Sunday, February 28, 2010

Uh-Oh, SpaghettiO's!

I've tried to be a supportive partner during TJ's transition from grad student to Foreign Service Officer. I left my comfortable, routine life in Orlando. I made the transition from homeowner back to renter. I attended the new hire meet n' greet. I took a day off from work to attend the spouse/partner orientation. When we received the bid list containing over 100 possible job postings, one of which we will be assigned to for the next two years of our lives, I spent the weekend reviewing the list with TJ, evaluating the pros and cons. We even came to an easy agreement on some surprising locations that we would be excited to live in.

The only thing I did not do was take another day off of work last Thursday to attend a one hour interview that allowed TJ and me some face time with the people that will ultimately make the decision as to where we will be sent. It was no big deal, I thought. We had done our homework. I had work to do. Most places on the list were favorable. He could handle it.

TJ had some work to do yesterday for a team building event his job will be sponsoring this week. We had some errands to run beforehand, and a fast lunch was in order. TJ was nice enough to throw a can of SpaghettiO's in the microwave for me as I got dressed. When they were done, I looked at them and said "SpaghettiO's are supposed to have cheese on them." To him this was a ridiculous notion, but to me it was as normal as could be. No big deal. SpaghettiO's are yummy, cheese or no cheese.
The trouble is, by removing myself from the process, I lost out on cheesey goodness. And I may have inadvertently diminished my say in where the next two years of my life are spent.


Moving to, or visiting, a new place brings with it the responsibility of learning about the local culture, finding the things you like, and absorbing as much of it as possible before you leave. Add to that a recently discovered interest in Judaism, and you've got TJ the sailor and me dressed up like Super Mario at a Purim Party.

Purim celebrates Queen Esther, who hid her Judaism from her husband, King Ahasuerus. When the king's evil prime minister, Haman, asked the king to approve the execution of all Jews in the empire (to punish Esther's Uncle Mordecai, who refused to bow to the minister), Esther revealed her true nature and saved her people. Part of the Purim tradition is to get so drunk that you can't tell the difference between Haman and Mordecai. Sounds good to me!

The DC Jewish Community Center played host to GLOE's Third Annual Masquerade & Mischief Purim Party On Saturday, February 27. GLOE (The Kurlander Program for Gay & Lesbian Outreach and Engagement) did a marvelous job retelling the Purim story through a modern-day fairy tale featuring drag queens and kings lip syncing to the music of Glee and Lady GaGa. Drag is an important part of the Purim tradition, and even rabbis are known to participate. In fact, everyone is encouraged to wear a costume of some sort, giving Purim its reputation for being "The Jewish Halloween."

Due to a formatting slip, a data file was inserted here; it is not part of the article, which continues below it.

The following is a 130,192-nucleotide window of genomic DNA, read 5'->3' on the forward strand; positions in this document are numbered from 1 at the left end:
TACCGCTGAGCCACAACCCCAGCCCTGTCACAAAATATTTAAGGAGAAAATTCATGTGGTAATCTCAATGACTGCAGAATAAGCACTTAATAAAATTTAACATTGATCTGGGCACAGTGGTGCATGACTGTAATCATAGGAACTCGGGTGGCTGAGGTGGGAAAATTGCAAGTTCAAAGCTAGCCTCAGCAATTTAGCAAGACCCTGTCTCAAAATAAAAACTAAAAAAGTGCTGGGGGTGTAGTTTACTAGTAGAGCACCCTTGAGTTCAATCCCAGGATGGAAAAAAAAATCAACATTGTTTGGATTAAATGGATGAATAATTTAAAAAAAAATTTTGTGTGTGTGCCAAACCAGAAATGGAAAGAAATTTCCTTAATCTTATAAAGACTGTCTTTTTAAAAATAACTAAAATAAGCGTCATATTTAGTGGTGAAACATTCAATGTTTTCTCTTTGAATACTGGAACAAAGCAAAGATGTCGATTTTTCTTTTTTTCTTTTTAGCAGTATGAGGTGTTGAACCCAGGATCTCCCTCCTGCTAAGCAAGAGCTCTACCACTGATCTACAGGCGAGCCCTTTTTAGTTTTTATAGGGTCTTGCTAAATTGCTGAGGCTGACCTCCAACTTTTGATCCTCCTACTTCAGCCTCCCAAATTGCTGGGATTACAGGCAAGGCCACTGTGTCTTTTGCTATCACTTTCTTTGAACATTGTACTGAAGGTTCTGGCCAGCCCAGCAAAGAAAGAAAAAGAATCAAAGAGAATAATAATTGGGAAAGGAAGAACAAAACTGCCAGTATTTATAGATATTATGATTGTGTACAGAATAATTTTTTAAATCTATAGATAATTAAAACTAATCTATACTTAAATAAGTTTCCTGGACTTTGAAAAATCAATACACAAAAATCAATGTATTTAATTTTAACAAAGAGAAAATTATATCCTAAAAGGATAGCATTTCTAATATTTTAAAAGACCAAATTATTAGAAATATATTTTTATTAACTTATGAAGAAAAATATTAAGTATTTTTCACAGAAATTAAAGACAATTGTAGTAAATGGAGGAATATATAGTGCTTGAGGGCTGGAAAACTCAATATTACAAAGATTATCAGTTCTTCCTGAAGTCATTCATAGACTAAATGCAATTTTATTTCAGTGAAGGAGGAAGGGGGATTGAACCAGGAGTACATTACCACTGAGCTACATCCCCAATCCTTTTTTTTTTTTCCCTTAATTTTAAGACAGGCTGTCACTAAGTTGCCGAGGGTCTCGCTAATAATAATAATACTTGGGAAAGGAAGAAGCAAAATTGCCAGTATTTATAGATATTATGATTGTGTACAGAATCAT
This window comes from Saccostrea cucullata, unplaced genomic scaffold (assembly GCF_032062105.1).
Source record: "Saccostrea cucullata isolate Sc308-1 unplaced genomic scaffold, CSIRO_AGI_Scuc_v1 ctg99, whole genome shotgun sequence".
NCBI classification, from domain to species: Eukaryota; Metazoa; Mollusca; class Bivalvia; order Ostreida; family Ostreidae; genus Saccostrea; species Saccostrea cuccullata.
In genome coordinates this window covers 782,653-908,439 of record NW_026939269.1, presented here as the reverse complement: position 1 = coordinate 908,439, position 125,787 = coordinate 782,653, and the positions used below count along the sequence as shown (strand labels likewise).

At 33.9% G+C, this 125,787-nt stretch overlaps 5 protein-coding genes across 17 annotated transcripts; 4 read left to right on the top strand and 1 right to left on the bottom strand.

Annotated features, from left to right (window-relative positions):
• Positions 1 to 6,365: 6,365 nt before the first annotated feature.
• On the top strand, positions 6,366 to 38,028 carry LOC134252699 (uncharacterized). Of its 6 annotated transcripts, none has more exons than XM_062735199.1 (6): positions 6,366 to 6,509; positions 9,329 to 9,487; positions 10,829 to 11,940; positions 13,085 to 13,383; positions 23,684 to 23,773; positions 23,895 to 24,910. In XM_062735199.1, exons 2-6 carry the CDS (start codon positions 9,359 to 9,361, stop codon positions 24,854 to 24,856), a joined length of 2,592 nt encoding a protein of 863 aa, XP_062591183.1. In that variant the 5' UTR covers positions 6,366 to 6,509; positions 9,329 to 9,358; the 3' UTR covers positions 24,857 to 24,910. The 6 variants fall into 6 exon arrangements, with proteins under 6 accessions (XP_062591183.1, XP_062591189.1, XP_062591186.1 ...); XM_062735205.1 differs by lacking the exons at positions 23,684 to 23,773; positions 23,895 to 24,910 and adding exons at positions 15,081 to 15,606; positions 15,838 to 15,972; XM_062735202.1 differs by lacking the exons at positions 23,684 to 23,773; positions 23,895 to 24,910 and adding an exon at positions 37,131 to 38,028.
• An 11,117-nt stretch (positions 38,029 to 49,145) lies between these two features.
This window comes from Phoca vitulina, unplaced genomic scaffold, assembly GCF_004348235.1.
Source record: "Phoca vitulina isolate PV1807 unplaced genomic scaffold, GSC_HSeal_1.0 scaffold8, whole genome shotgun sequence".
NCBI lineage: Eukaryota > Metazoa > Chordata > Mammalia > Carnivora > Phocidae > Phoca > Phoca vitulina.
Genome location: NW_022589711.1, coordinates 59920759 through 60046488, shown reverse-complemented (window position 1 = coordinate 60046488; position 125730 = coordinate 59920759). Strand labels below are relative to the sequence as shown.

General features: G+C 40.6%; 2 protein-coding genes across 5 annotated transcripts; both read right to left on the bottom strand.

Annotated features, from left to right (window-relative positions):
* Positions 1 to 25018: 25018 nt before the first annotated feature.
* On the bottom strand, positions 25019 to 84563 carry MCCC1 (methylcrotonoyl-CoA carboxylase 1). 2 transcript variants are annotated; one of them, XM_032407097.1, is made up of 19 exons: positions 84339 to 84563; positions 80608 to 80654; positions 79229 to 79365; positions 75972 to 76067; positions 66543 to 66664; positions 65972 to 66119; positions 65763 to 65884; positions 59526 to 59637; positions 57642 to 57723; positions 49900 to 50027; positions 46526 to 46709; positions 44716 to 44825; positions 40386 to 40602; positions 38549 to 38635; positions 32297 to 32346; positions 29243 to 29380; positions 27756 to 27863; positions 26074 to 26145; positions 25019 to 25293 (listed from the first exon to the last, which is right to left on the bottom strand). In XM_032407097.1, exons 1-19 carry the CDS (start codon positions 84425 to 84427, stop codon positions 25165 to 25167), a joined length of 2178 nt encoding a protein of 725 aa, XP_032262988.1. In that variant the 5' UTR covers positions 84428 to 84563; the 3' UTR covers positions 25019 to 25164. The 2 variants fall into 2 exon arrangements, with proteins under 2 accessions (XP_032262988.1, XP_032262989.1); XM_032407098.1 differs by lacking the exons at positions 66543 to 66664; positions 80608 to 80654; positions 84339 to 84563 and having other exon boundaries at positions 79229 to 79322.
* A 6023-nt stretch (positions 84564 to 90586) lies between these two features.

The event also featured a special appearance by the DC Cowboys, the nationally famous Broadway-style dance group.

Having grown up in a small, Christian-dominated conservative town in the Republican-dominated Texas, this was far from the type of event that I would have ever expected to find at a faith-based community center. Drag Queens? Gay Cowboys? Encouraged drunkenness? Did I mentiona Haman PALIN? Surely there was a mistake.

But, of course, there was not. The Jewish faith is all about respect for one's self and for one's community. It is an impressively tolerant faith that welcomes people from all walks of life, regardless of age, race, gender, or sexual orientation. Why, they even believe that there is room in heaven for non-Jews, too. Acceptance abounds. Questions are encouraged. Fun is allowed.

Purim does not set the standard for Jewish holidays, of course. Most Jewish holidays are very personal, very spiritual affairs. The feasting and partying of Purim is designed to be the polar opposite of Yom Kippur, during which Jews fast and spend much of the day in synagogue seeking forgiveness for the year's transgressions.

Prior to leaving Orlando, we attended a few Shabbat services and are currently taking an Introduction to Judaism class at DC's Temple Micah. I'm not certain if religious conversion is in my future, but I am fascinated by the culture and quite eager to learn more.

What does it mean to be Jewish? What are the other holidays like? Why do so many people go to these parties dressed like Mario?

Saturday, February 20, 2010

Requiem for a Snowman

Growing up in a rural area, my parents had the opportunity to flirt with the farmer's life a bit. From time to time we maintained a garden and owned the occasional goat or cow. An important lesson from that time period was not to name your livestock, because it creates an attachment that makes eating or selling said livestock harder at a later date.

Nobody ever told me that you shouldn't name a snowman. Poor Bernard. Silly to be so sad about losing him, but working from home gets lonely. It was nice to be able to open the blinds and see him staring at me from the balcony.

Working from home has its advantages. I get to keep my job, my insurance, and my tenure. I don't have to deal with the hassle of finding a new occupation in an unstable economy. I was able to move to DC without feeling like I had given up my entire existence.

There is another side to this coin, though. I am at home more often than not. When TJ wants to stay in and relax, I'm antsy and eager to get out of the house. By keeping my current job, I maintain contact with my old friends and coworkers but do not have the opportunity to find new ones that I can actually interact with socially. Not having to commute is preventing me from learning the lay of this new land.

And did I mention that the isolation is causing me to talk to snowmen?

Tuesday, February 16, 2010

Snow Buddies

Being in DC has been an...interesting experience so far. I spent the first 23 years of my life living in Central Texas, and during that time, I only saw a significant amount of snow once. I was five years old, and the snow fell overnight. I woke up and there was a thick layer of white on the ground. I remember a snowman, but don't recall whether or not I had a hand in his creation, or if it was just something my father made for me. I spent Thanksgiving 2002 in Boston, MA. There was a very light snow that preceded my arrival, and, prior to meeting up with a friend for a Blue Man Group show, I managed to cobble up a 12 inch snow/mud monster. Not very attractive, but there wasn't much snow to work with.

The last seven years of my life have been spent in Orlando, and again little-to-no snow. During a business trip to Mason, OH in late 2009, I did see the tiniest bit of snow, this time not even enough to make a snow/mud monster.

So, here I am. February 2010, and up to my knees (literally) in snow. On Day one, TJ and I took a leisurely stroll around the White House and Washington Monument. Beautiful structures in their own right, made even more beautiful by the white powder threatening to overtake them. After taking a few photos, I thought it might be fun to actually build a snowman. With knee-deep snow, I only managed a basketball-sized bottom layer before deciding to throw it at TJ instead. Thus a snowball fight ensued. It was not to last very long. TJ is brutal and apparently quite adept at the hit and run strategy.